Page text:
2021 Theses Doctoral
Identifying Speaker State from Multimodal Cues
Automatic identification of speaker state is essential for spoken language understanding, with broad potential in various real-world applications. However, most existing work has focused on recognizing a limited set of emotional states using cues from a single modality. This thesis describes my research that addresses these limitations and challenges associated with speaker state identification by studying a wide range of speaker states, including emotion and sentiment, humor, and charisma, using features from speech, text, and visual modalities.
The first part of this thesis focuses on emotion and sentiment recognition in speech. Emotion and sentiment recognition is one of the most studied topics in speaker state identification and has gained increasing attention in speech research recently, with extensive emotional speech models and datasets published every year. However, most work focuses only on recognizing a set of discrete emotions in high-resource languages such as English, while in real-life conversations, emotion is changing continuously and exists in all spoken languages. To address the mismatch, we propose a deep neural network model to recognize continuous emotion by combining inputs from raw waveform signals and spectrograms. Experimental results on two datasets show that the proposed model achieves state-of-the-art results by exploiting both waveforms and spectrograms as input. Due to the higher number of existing textual sentiment models than speech models in low-resource languages, we also propose a method to bootstrap sentiment labels from text transcripts and use these labels to train a sentiment classifier in speech. Utilizing the speaker state information shared across modalities, we extend speech sentiment recognition from high-resource languages to low-resource languages. Moreover, using the natural verse-level alignment in the audio Bibles across different languages, we also explore cross-lingual and cross-modality sentiment transfer.
In the second part of the thesis, we focus on recognizing humor, whose expression is related to emotion and sentiment but has very different characteristics. Unlike emotion and sentiment that can be identified by crowdsourced annotators, humorous expressions are highly individualistic and cultural-specific, making it hard to obtain reliable labels. This results in the lack of data annotated for humor, and thus we propose two different methods to automatically and reliably label humor. First, we develop a framework for generating humor labels on videos, by learning from extensive user-generated comments. We collect and analyze 100 videos, building multimodal humor detection models using speech, text, and visual features, which achieves an F1-score of 0.76. In addition to humorous videos, we also develop another framework for generating humor labels on social media posts, by learning from user reactions to Facebook posts. We collect 785K posts with humor and non-humor scores and build models to detect humor with performance comparable to human labelers.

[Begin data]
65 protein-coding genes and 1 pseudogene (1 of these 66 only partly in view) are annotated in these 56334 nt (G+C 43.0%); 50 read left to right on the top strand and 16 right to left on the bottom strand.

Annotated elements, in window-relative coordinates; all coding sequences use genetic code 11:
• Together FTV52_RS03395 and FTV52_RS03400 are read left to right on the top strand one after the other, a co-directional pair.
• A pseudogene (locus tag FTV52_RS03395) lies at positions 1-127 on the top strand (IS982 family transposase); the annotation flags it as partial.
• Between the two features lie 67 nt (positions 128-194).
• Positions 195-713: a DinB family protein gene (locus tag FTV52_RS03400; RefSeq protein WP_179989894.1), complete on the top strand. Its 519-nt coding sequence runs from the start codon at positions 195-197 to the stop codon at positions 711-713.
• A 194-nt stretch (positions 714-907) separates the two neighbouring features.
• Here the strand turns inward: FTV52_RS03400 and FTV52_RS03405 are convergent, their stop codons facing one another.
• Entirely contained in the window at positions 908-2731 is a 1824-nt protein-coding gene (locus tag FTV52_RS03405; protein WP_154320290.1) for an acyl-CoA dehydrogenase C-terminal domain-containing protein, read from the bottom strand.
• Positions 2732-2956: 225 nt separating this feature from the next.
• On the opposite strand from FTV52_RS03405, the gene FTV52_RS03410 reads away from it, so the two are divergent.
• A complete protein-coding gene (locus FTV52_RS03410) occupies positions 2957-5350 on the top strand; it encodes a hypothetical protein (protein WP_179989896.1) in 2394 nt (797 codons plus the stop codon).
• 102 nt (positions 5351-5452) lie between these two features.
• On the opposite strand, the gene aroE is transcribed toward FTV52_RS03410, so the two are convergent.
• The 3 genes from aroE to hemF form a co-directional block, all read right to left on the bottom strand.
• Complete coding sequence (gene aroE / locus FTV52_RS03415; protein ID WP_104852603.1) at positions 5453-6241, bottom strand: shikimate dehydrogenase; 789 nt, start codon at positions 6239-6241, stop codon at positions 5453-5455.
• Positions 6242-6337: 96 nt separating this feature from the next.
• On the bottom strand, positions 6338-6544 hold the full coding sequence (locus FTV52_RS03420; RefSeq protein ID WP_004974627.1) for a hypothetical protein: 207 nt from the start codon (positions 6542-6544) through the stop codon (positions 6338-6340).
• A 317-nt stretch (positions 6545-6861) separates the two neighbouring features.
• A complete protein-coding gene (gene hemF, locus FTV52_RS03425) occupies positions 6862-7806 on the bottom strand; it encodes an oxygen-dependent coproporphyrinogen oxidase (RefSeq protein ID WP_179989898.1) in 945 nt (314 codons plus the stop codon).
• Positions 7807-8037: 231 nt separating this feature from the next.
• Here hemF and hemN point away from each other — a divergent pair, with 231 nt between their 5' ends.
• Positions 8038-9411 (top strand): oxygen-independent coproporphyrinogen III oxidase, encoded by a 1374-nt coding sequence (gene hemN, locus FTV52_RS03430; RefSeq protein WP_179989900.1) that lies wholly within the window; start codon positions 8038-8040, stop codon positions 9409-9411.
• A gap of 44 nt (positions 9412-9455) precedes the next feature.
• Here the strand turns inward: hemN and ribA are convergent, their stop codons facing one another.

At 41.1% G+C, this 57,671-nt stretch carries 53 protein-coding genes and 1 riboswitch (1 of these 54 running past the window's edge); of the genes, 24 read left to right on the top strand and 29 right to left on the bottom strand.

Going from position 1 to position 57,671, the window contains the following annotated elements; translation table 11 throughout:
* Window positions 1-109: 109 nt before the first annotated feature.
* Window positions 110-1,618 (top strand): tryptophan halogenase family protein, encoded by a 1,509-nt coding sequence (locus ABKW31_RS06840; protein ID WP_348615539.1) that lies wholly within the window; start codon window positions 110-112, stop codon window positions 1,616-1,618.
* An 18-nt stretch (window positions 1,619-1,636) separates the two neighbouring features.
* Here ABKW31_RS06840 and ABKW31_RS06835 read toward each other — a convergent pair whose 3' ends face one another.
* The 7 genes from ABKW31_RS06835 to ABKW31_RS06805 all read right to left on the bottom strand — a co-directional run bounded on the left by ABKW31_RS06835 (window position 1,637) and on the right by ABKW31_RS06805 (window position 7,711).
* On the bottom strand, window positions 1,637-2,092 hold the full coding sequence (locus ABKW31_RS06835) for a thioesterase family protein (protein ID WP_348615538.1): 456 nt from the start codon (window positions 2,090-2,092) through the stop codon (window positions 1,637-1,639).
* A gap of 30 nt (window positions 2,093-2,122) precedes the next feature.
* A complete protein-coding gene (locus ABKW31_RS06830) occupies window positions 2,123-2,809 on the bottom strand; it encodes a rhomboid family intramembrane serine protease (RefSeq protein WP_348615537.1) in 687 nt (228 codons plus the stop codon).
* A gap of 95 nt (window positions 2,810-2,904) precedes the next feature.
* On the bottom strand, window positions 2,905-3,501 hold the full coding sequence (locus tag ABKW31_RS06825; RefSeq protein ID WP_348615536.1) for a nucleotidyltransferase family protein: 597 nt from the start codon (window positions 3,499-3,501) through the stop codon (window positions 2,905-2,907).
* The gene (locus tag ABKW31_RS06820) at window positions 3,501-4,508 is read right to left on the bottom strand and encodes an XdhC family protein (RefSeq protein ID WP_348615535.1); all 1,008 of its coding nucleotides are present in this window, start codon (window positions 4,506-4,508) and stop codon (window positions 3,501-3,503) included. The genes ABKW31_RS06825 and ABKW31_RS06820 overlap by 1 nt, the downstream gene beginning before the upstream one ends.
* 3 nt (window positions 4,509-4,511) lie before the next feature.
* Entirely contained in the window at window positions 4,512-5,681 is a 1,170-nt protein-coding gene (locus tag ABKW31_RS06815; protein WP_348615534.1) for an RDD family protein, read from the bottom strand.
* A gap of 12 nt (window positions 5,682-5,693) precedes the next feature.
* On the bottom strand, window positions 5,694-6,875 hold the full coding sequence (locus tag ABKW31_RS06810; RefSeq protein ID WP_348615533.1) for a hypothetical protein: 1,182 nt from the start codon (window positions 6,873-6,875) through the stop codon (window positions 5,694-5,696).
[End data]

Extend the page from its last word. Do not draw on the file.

The third part of the thesis focuses on charisma, a commonly found but less studied speaker state with unique challenges -- the definition of charisma varies a lot among perceivers, and the perception of charisma also varies with speakers' and perceivers' different demographic backgrounds. To better understand charisma, we conduct the first gender-balanced study of charismatic speech, including speakers and raters from diverse backgrounds. We collect personality and demographic information from the rater as well as their own speech, and examine individual differences in the perception and production of charismatic speech. We also extend the work to politicians' speech by collecting speaker trait ratings on representative speech segments of politicians and study how the genre, gender, and the rater's political stance influence the charisma ratings of the segments.
- Yang_columbia_0054D_16875.pdf application/pdf 1.12 MB Download File
More About This Work
- Academic Units
- Computer Science
- Thesis Advisors
- Hirschberg, Julia Bell
- Ph.D., Columbia University
- Published Here
- October 13, 2021